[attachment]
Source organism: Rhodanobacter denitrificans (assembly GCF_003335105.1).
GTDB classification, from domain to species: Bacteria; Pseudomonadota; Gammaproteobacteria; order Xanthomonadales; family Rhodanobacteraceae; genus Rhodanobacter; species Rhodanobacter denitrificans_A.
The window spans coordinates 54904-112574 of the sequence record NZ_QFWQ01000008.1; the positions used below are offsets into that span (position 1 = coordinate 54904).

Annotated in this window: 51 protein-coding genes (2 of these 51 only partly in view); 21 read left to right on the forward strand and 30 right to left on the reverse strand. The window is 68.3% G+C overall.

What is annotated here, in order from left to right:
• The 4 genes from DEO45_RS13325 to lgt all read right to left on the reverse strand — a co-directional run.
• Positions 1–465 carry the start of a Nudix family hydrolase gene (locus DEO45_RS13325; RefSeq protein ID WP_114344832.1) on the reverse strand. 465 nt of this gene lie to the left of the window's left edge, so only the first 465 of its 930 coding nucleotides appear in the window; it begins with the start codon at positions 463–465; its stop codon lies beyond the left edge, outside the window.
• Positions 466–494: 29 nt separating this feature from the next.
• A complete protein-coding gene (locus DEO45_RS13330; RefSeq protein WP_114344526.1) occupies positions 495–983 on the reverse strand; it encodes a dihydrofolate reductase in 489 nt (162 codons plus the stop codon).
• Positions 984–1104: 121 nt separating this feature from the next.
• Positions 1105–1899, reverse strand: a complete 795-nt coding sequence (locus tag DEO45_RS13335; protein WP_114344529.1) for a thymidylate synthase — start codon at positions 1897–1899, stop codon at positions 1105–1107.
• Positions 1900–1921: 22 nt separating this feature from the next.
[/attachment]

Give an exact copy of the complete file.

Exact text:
Source organism: Rhodanobacter denitrificans (assembly GCF_003335105.1).
GTDB classification, from domain to species: Bacteria; Pseudomonadota; Gammaproteobacteria; order Xanthomonadales; family Rhodanobacteraceae; genus Rhodanobacter; species Rhodanobacter denitrificans_A.
The window spans coordinates 54904-112574 of the sequence record NZ_QFWQ01000008.1; the positions used below are offsets into that span (position 1 = coordinate 54904).

Annotated in this window: 51 protein-coding genes (2 of these 51 only partly in view); 21 read left to right on the forward strand and 30 right to left on the reverse strand. The window is 68.3% G+C overall.

What is annotated here, in order from left to right:
• The 4 genes from DEO45_RS13325 to lgt all read right to left on the reverse strand — a co-directional run.
• Positions 1–465 carry the start of a Nudix family hydrolase gene (locus DEO45_RS13325; RefSeq protein ID WP_114344832.1) on the reverse strand. 465 nt of this gene lie to the left of the window's left edge, so only the first 465 of its 930 coding nucleotides appear in the window; it begins with the start codon at positions 463–465; its stop codon lies beyond the left edge, outside the window.
• Positions 466–494: 29 nt separating this feature from the next.
• A complete protein-coding gene (locus DEO45_RS13330; RefSeq protein WP_114344526.1) occupies positions 495–983 on the reverse strand; it encodes a dihydrofolate reductase in 489 nt (162 codons plus the stop codon).
• Positions 984–1104: 121 nt separating this feature from the next.
• Positions 1105–1899, reverse strand: a complete 795-nt coding sequence (locus tag DEO45_RS13335; protein WP_114344529.1) for a thymidylate synthase — start codon at positions 1897–1899, stop codon at positions 1105–1107.
• Positions 1900–1921: 22 nt separating this feature from the next.